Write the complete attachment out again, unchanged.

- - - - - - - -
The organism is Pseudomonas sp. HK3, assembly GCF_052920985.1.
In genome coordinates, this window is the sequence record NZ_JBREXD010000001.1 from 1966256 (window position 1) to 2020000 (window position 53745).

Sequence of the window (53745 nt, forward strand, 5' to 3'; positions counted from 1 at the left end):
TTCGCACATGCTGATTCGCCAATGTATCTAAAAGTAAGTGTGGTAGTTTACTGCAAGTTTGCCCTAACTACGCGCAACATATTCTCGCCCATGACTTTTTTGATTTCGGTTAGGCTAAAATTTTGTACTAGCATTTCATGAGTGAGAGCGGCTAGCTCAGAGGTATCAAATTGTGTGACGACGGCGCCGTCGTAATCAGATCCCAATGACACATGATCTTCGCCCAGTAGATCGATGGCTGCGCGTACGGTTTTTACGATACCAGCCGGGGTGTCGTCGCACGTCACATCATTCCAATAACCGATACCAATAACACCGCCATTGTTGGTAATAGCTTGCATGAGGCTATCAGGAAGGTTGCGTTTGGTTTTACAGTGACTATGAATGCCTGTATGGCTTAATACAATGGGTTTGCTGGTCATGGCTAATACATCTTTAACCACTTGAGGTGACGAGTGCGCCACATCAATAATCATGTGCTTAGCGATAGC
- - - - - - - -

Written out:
The organism is Pseudomonas sp. HK3, assembly GCF_052920985.1.
In genome coordinates, this window is the sequence record NZ_JBREXD010000001.1 from 1966256 (window position 1) to 2020000 (window position 53745).

Sequence of the window (53745 nt, forward strand, 5' to 3'; positions counted from 1 at the left end):
TTCGCACATGCTGATTCGCCAATGTATCTAAAAGTAAGTGTGGTAGTTTACTGCAAGTTTGCCCTAACTACGCGCAACATATTCTCGCCCATGACTTTTTTGATTTCGGTTAGGCTAAAATTTTGTACTAGCATTTCATGAGTGAGAGCGGCTAGCTCAGAGGTATCAAATTGTGTGACGACGGCGCCGTCGTAATCAGATCCCAATGACACATGATCTTCGCCCAGTAGATCGATGGCTGCGCGTACGGTTTTTACGATACCAGCCGGGGTGTCGTCGCACGTCACATCATTCCAATAACCGATACCAATAACACCGCCATTGTTGGTAATAGCTTGCATGAGGCTATCAGGAAGGTTGCGTTTGGTTTTACAGTGACTATGAATGCCTGTATGGCTTAATACAATGGGTTTGCTGGTCATGGCTAATACATCTTTAACCACTTGAGGTGACGAGTGCGCCACATCAATAATCATGTGCTTAGCGATAGC